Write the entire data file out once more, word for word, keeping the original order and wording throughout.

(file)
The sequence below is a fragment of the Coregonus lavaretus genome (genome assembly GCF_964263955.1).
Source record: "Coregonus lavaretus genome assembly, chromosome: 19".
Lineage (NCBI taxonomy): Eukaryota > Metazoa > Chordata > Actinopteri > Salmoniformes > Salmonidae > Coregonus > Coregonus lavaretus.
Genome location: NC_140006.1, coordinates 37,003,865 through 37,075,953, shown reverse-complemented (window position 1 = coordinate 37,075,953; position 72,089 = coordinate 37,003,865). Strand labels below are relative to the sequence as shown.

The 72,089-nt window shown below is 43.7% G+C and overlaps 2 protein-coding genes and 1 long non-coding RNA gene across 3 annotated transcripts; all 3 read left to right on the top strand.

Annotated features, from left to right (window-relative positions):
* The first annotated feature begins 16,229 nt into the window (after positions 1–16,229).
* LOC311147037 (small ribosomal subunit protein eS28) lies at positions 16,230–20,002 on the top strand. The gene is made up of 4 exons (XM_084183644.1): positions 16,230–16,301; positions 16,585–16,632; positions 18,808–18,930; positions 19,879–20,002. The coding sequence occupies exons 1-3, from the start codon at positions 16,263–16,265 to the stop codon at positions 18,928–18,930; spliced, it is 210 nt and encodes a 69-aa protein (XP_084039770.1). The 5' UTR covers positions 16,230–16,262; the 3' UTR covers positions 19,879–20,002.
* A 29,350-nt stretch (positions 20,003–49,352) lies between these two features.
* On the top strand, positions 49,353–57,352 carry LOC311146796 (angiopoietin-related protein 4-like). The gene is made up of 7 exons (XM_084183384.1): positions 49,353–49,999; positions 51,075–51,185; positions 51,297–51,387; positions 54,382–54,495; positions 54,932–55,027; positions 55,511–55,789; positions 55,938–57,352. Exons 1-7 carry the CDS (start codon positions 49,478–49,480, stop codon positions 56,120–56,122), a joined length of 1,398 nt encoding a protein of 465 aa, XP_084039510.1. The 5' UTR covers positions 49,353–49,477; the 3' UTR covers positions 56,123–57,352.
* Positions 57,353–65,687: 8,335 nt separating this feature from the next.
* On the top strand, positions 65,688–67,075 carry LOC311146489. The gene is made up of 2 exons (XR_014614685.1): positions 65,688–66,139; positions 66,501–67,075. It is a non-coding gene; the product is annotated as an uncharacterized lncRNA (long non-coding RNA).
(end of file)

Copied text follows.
The sequence below is a fragment of the Coregonus lavaretus genome (genome assembly GCF_964263955.1).
Source record: "Coregonus lavaretus genome assembly, chromosome: 19".
Lineage (NCBI taxonomy): Eukaryota > Metazoa > Chordata > Actinopteri > Salmoniformes > Salmonidae > Coregonus > Coregonus lavaretus.
Genome location: NC_140006.1, coordinates 37,003,865 through 37,075,953, shown reverse-complemented (window position 1 = coordinate 37,075,953; position 72,089 = coordinate 37,003,865). Strand labels below are relative to the sequence as shown.

The 72,089-nt window shown below is 43.7% G+C and overlaps 2 protein-coding genes and 1 long non-coding RNA gene across 3 annotated transcripts; all 3 read left to right on the top strand.

Annotated features, from left to right (window-relative positions):
* The first annotated feature begins 16,229 nt into the window (after positions 1–16,229).
* LOC311147037 (small ribosomal subunit protein eS28) lies at positions 16,230–20,002 on the top strand. The gene is made up of 4 exons (XM_084183644.1): positions 16,230–16,301; positions 16,585–16,632; positions 18,808–18,930; positions 19,879–20,002. The coding sequence occupies exons 1-3, from the start codon at positions 16,263–16,265 to the stop codon at positions 18,928–18,930; spliced, it is 210 nt and encodes a 69-aa protein (XP_084039770.1). The 5' UTR covers positions 16,230–16,262; the 3' UTR covers positions 19,879–20,002.
* A 29,350-nt stretch (positions 20,003–49,352) lies between these two features.
* On the top strand, positions 49,353–57,352 carry LOC311146796 (angiopoietin-related protein 4-like). The gene is made up of 7 exons (XM_084183384.1): positions 49,353–49,999; positions 51,075–51,185; positions 51,297–51,387; positions 54,382–54,495; positions 54,932–55,027; positions 55,511–55,789; positions 55,938–57,352. Exons 1-7 carry the CDS (start codon positions 49,478–49,480, stop codon positions 56,120–56,122), a joined length of 1,398 nt encoding a protein of 465 aa, XP_084039510.1. The 5' UTR covers positions 49,353–49,477; the 3' UTR covers positions 56,123–57,352.
* Positions 57,353–65,687: 8,335 nt separating this feature from the next.
* On the top strand, positions 65,688–67,075 carry LOC311146489. The gene is made up of 2 exons (XR_014614685.1): positions 65,688–66,139; positions 66,501–67,075. It is a non-coding gene; the product is annotated as an uncharacterized lncRNA (long non-coding RNA).